lot in equipment and
    software, but they do not properly prepare management and telecommuters
    how they will need to interact to make it effective. Staff will be in
    and out of
    the corporate office, may work at different times, and will need to
    conduct meetings
    via phone or teleconferencing. It may be necessary to make adjustments
    in the
    way staff and management communicate.

Other Pitfalls

There are several other pitfalls that companies must consider
implementing a program. Some of the most important are the following:

  • Telecommuting
    Is Not Right for Every Job

    – Organizations
    need to
    analyze each
    job to determine its suitability for a telecommuting
    arrangement. A common pitfall is to allow people to work remotely even
    though their jobs are
    really not suitable for it.
  • Telecommuting
    Is Not Right for
    Every Person
    – Employees who have not
    been in their
    current position long, are still training, or need a lot of direct
    supervision may not be good candidates. Telecommuters need to be
    self-motivated, skilled, and have the right type of home setting.
    Employees might require additional training before working from home or
    a remote location.
  • Telecommuting
    Is Not Right for Every Employer

    – An
    organization needs to
    assess its own situation. Issues such as workers’ compensation, safety
    regulations, and insurance must all be considered in light of the
    telecommuting program. The company also must consider how management
    will properly manage from a distance, how staff will be monitored, and
    what consequences there will be for poor performance.
  • Telecommuting is Not
    for Every
    – A home or
    alternative site must be
    properly equipped. Broadband access is essential, and
    additional technology, such as VPNs and security applications, must be
    installed. A disruptive home environment can be
    a problem, as can bad lighting or unsuitable furniture.
  • Telecommuting is Not
    for Every
    – Some
    projects are best performed at an organization’s office: they simply
    demand a lot of monitoring, or too much time can be wasted handing
    off portions of the project from office-based staff to telecommuters
    and vice versa. Other projects require a team effort, which can be
    difficult to maintain if everyone is at different locations.
  • Telecommuting Should
    Be an
    "All-or-Nothing" Proposition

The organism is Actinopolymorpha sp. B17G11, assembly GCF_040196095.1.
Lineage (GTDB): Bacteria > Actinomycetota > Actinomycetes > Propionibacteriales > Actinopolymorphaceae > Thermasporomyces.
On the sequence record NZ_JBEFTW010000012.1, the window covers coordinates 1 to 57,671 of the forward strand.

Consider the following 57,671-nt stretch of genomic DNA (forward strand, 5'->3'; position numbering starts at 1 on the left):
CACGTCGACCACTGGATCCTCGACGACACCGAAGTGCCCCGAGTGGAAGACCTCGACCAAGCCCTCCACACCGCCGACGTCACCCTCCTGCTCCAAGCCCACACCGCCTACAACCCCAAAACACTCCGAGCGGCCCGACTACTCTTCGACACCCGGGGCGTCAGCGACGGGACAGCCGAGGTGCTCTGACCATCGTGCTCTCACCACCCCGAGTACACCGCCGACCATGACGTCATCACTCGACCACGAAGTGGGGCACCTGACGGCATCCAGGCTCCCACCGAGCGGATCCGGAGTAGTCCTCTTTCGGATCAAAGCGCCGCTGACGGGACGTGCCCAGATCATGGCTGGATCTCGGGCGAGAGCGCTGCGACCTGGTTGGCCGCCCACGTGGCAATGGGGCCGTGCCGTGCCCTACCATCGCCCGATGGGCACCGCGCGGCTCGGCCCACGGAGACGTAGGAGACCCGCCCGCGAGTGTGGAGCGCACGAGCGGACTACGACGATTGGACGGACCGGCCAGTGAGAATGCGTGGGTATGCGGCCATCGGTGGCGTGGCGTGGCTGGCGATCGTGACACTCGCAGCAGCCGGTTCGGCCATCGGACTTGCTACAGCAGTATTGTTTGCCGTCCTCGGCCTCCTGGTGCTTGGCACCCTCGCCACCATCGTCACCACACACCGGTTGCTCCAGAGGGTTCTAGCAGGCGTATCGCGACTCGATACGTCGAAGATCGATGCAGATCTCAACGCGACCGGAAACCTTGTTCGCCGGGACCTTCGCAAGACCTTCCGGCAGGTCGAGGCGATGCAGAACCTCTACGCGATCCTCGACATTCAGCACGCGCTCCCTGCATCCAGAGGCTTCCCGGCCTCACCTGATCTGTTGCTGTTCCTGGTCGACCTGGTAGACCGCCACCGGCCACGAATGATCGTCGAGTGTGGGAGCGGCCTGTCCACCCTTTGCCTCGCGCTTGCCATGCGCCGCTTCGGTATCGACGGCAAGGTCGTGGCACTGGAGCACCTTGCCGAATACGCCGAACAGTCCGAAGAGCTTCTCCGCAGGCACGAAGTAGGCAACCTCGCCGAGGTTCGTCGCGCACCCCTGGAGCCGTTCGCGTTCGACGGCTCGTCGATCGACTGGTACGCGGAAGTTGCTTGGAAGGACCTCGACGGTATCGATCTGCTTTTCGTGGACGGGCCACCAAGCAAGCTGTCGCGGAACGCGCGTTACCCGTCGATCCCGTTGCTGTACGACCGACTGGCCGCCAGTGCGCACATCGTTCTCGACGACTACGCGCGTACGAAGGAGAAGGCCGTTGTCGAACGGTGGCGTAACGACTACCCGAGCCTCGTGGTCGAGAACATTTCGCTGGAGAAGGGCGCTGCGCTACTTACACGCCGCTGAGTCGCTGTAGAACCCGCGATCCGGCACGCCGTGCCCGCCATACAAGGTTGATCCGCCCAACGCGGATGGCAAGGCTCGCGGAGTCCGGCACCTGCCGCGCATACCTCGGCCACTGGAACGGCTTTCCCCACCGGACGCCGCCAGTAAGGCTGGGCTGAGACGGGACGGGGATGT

– Telecommuting
    does not have to be full time. Many organizations have the
    ill-conceived notion that if they implement a telecommuting program,
    then they are agreeing to it full time. One good form of home-based
    telecommuting averages one to three days per week. This configuration
    allows employees to maintain face-to-face contact with their
    supervisors and co-workers, keeping them connected to the organization.
    also provides a
    place to return to if there are problems with the telecommuting


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An organization’s decision about whether to implement telecommuting –
and if so, how to do it – can be effectively made only in the light of its
business goals. Keeping in
mind the need to
focus on business circumstances and
goals, an organization can use the following plan, based in large part
on guidance provided
by the Telework Coalition, as a framework for creating a successful
telecommuting program.

Program Planning

  • Create
    a Planning Team

    Planning is
    an essential element of any large program implementation; companies
    assemble an inter-departmental team to consider all of the implications
    that a
    program will have. This team should include executive-level managers as
    well as
    representatives from human resources, legal, IT, and managers from
    that will permit employees to telecommute. Appointing a dedicated
    manager might be necessary for large-scale implementations. It
    important that the planning team involve managers from the departments
    that will be participating. Telecommuting is not ideal
    for every
    employee or every job, so companies should not take a “one
    fits all” approach.
  • Get Educated – Ad hoc programs that
    are not carefully
    designed with an organization’s best interests in mind will likely turn
    into a nightmare, potentially souring management’s opinion on the
    concept. The
    planning team needs to carefully examine the effects that telecommuting
    may have on the company. They need to identify which positions are most
    suitable for telecommuting, identify the technology requirements,
    address compliance issues, and develop a matrix for qualifying
  • Research
    Legal Issues

    – Many of the issues discussed in the section on possible pitfalls
    should be researched during the planning
    stage, including zoning regulations, safety, worker’s compensation, and
    insurance. It is important that each of these issues is clearly
    understood and outlined for both upper management and telecommuters. In
    many cases, workers’ compensation, safety, and
    insurance will be areas touched on in the telecommuter agreement (see